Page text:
Tuesday, February 15, 2011

January Best and Worst Case Scenarios

When it rains, it pours. It isn't strange for a week to pass without a poll, but sometimes it seems that they all try to get their say in at once. We had a "controversial" EKOS poll on Friday, a passed-around article from the Canadian Press on polling on Sunday, polls from Léger Marketing and Ipsos-Reid on Monday, and now today we have a poll released by Harris-Decima and a federal poll conducted for Newfoundland & Labrador by NTV. I also have two provincial polls I have to get to and a Newfoundland & Labrador by-election taking place tonight.

So, I need to get this out of the way before we pass into the second half of February. Yes, it's the January best/worst case scenarios!

These best and worst case scenarios calculate each party's best and worst projection results in each region.

For example, if the Conservatives had their best result in the western provinces in an Angus-Reid poll, their best result in Ontario in a Nanos poll, their best result in Quebec in a Léger poll, and their best result in Atlantic Canada in an EKOS poll, I would take each of these bests and combine them. And the same goes for a worst case scenario.

In other words, these projections are the best and worst possible results each party could have gotten had an election taken place last month, based on the available polling data.

These best and worst case scenarios are in terms of total seats only, and not necessarily about how a party would fit in with the others in Parliament.

January did not have a lot of polling, so in all of these best and worst case scenarios the ranges have narrowed, rather than expanded in any direction.

Let's start with the New Democrats. Their best case scenario would put them at 36 seats, exactly where they currently are in the House of Commons. With 19.6% of the vote, they would win 11 seats in British Columbia, none in Alberta, five in the Prairies, 13 in Ontario, two in Quebec, and five in Atlantic Canada.

But in this scenario the Conservatives and Liberals win about the same amount of seats as they have now, so that means no real change.

Their worst case scenario would reduce them to only 18 seats. With 13.1% of the vote, they would win three seats in British Columbia, none in Alberta, two in the Prairies, 12 in Ontario, one in Quebec, and none in Atlantic Canada.

This puts the NDP range at between 13.1% and 19.6% of the vote, and between 18 and 36 seats. Their December range was 12.4% to 24.1% and 15 seats to 40 seats. So, January's worst is better, but it's best is worse.

For the Liberals, their best case scenario in January still keeps them out of power. They would win 110 seats, 12 fewer than the Tories. But with the NDP they could outnumber the Conservatives.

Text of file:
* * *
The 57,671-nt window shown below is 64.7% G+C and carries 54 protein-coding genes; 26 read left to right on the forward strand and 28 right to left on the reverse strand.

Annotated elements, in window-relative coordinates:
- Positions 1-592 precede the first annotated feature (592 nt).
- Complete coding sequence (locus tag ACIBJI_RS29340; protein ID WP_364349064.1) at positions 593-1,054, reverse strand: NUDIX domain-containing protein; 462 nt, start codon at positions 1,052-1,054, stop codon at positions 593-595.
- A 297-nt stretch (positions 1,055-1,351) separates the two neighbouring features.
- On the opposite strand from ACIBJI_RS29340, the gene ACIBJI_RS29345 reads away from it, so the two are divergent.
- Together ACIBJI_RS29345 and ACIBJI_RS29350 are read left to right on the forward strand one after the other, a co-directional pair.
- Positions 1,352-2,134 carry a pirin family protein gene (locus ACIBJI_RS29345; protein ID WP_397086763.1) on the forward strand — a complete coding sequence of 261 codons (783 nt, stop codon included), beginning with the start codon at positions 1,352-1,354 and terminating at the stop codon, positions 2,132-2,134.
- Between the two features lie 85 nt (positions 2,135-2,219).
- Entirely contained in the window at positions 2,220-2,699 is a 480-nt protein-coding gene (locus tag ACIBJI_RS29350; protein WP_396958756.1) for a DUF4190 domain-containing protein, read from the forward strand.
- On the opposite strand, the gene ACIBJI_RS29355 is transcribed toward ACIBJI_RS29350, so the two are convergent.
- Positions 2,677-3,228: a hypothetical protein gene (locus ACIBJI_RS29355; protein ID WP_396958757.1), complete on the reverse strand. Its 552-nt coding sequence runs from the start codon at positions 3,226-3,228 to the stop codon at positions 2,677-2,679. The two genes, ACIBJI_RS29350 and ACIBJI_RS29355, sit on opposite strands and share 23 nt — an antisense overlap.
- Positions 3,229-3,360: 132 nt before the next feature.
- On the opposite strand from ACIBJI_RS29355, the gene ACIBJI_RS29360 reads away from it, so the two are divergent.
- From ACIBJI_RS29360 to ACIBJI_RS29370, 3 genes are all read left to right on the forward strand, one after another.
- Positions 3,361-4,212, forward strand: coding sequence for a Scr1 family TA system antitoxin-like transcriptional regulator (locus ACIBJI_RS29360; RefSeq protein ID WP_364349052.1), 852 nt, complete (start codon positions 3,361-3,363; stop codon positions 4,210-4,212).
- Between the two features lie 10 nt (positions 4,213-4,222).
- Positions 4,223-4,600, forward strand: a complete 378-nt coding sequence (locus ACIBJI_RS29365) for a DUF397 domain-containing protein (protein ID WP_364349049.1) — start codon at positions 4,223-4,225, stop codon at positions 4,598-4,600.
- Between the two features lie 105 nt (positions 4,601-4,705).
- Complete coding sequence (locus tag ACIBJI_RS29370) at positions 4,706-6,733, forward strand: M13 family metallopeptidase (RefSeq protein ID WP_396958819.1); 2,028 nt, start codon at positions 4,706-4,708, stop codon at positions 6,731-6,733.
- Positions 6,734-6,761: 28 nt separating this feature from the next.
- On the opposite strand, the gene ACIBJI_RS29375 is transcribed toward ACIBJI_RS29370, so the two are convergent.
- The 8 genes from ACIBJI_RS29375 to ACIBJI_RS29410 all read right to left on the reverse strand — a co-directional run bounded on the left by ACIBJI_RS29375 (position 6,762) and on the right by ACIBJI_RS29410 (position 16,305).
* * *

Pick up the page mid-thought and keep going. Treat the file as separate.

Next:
With 31.4% of the vote, the Liberals would win 12 seats in British Columbia, two in Alberta, seven in the Prairies, 45 in Ontario, 15 in Quebec, and 27 in Atlantic Canada.

Their worst case scenario, however, would peg them at 76 seats. With only 24.1% of the vote, the Liberals would win four seats in British Columbia, none in Alberta, one in the Prairies, 40 in Ontario, 12 in Quebec, and 17 in Atlantic Canada. The Conservatives would win 143 seats, giving them as many as they currently have in Parliament.

The Liberal range has changed little from January. It is now between 24.1% and 31.4% of the vote, whereas it was between 23.9% and 32.4% in December. For seats, it has gone from 68-110 to 76-110. It gives them a better floor, but an election could still be dangerous.

For the Conservatives, their best case scenario is another minority government. They could only have won 146 seats in January, three more than they currently hold. With 37.3% of the vote, they would win 23 seats in British Columbia, 28 in Alberta, 22 in the Prairies, 54 in Ontario, eight in Quebec, and 10 in Atlantic Canada. The opposition would be unlikely to oust the government in such a situation.

For their worst case scenario, the Conservatives would still win the plurality of seats: 122. With 32% of the vote, the Conservatives would win 18 seats in British Columbia, 26 in Alberta, 19 in the Prairies, 49 in Ontario, four in Quebec, and five in Atlantic Canada. The Liberals and NDP would together win more seats than the Tories.

The Conservative range has narrowed significantly, to between 32% and 37.3% of the vote. In December, it was between 30.6% and 41.8%. In terms of seats, the range has gone from 117-162 in December to 122-146 in January. It makes it a bit of a safer bet for the Conservatives.

But with recent polls, it appears that January was far more calm than February will turn out to be.